Make this easy and fun fizzy leaves science experiment for kids to demonstrate a baking soda and vinegar chemical reaction while promoting fine motor skills. Video tutorial included.
Kids love conducting fizzy science experiments as they are fun and a great learning opportunity. This fizzy fall leaf sensory art project creates a remarkable opportunity to watch science and art come to life, putting STEM front and center. Both big kids and younger ones will find this baking soda and vinegar project captivating as you go from molding your leaf to bubbles fizzing all over! Besides, it is super fun and easy science experiment for any classroom. Most importantly, you probably have all the materials already handy to conduct this fizzy leaves kids science experiment. So, let’s get ready!
Fizzy Leaves Kids Science
You’ll Need for Fizzy Leaves Kids Science
- a waterproof tray
- tap water
- food coloring
- leaf mold ~ similar here (for Halloween, try these ghost molds or pumpkin ones)
- baking soda
- vinegar (dilute with water to last longer)
- twisty dropper (optional)
- turkey baster (optional)
*Instead of vinegar, you can use lemon/ lime juice/concentrate or freshly squeezed citrus.
- Add 1/3 cup of water to the bowl.
- Add yellow and red food coloring to the water and mix it.
- Add 1 cup of baking soda.
- Mix well.
- Transfer the mixture into each leaf mold and press it firmly to ensure it packs tightly.
- Freeze for one hour.
- Remove the mixture from each mold and arrange it on a waterproof tray.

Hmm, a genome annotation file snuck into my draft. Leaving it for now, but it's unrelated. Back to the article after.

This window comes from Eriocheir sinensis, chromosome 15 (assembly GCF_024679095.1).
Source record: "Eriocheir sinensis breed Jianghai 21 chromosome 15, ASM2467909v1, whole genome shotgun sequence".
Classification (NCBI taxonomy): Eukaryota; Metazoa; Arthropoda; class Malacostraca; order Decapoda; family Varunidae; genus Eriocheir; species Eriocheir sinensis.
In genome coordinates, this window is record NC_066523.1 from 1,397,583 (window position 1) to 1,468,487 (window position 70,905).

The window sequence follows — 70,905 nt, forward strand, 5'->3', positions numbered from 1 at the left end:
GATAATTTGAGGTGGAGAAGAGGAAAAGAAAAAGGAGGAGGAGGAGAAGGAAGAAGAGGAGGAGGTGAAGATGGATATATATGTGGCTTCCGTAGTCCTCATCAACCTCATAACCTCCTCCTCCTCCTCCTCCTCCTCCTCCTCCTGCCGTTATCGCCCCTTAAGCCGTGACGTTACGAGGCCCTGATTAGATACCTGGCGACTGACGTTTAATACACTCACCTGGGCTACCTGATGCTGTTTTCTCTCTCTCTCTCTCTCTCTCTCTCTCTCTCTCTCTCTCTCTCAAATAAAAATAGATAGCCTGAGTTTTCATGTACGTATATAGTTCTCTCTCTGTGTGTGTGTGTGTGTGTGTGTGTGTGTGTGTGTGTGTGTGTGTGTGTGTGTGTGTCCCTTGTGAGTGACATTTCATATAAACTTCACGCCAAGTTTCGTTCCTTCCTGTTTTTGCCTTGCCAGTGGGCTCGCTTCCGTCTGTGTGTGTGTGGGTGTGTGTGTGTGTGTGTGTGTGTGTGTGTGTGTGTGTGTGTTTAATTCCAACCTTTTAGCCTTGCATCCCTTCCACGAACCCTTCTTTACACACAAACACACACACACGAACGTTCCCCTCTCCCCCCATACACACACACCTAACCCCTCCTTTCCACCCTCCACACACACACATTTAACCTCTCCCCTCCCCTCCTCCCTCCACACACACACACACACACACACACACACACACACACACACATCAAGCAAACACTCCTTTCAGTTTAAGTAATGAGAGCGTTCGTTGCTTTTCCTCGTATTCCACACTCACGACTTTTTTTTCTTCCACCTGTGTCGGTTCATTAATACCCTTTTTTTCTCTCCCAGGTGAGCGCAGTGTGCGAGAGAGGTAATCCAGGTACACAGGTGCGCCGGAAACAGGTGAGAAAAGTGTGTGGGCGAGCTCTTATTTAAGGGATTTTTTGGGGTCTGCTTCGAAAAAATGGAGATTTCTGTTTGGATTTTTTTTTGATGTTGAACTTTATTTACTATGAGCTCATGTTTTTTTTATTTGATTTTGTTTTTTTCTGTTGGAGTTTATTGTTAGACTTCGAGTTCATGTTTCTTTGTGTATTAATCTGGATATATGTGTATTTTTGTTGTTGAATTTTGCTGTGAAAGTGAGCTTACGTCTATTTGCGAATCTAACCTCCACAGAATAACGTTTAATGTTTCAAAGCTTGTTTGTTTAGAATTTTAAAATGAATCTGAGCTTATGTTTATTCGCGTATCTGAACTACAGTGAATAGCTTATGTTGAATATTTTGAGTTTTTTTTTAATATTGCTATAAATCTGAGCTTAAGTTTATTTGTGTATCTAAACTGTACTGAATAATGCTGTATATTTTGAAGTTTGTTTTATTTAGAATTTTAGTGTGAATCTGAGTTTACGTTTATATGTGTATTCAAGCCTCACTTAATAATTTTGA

Offer child droppers to squirt vinegar over the frozen leaves. Marvel at the fizzy explosion. [Watch the video tutorial below.]
Fizzy Leaves Kids Science
Children can continue to squirt more of the vinegar over the leaves until they no longer erupt.
The Science Behind the Fizzy Leaves Kids Science Eruption
It’s chemistry! It’s an ACID-BASE reaction! This taste-safe science experiment is simple and fun, and it never ceases to amaze little people!
What happens when you add vinegar to baking soda?
When baking soda (a base – sodium bicarbonate) and vinegar (an acetic acid) are mixed together, they react with each other because of an atom exchange. (Baking soda receives a proton from vinegar). And one of the products this reaction creates is carbonic acid which is very unstable. Thus, carbonic acid instantly breaks apart into water and a carbon dioxide (CO2) molecule. And since the carbon dioxide molecule is now free of its other chemical bonds, it can escape, bubbling forth as a gas. As a result, this chemical reaction releases a gas that bubbles and fizzes, making it a fun sensory acid-base kids’ experiment. The food coloring helps you see the bubbles a little better.
Fizzy Leaves Kids Science is Taste-Safe
This fizzy STEM experiment is taste-safe for little ones who are still mouthing things since you are using baking soda and food coloring. However, taste-safe does not mean edible!
Despite the activity being taste-safe, we still want to deter little ones from eating anything that is NOT food! Good habits will ensure safe play! So, if they put it into their mouth, calmly say, “No, not for eating. Not in your mouth,” or “Do not put it in your mouth. This is not food.” Or stick a tongue out and make a yucky /disgusted face. Most importantly, model appropriate ways to play. If the behavior persists, remove the activity and introduce it later.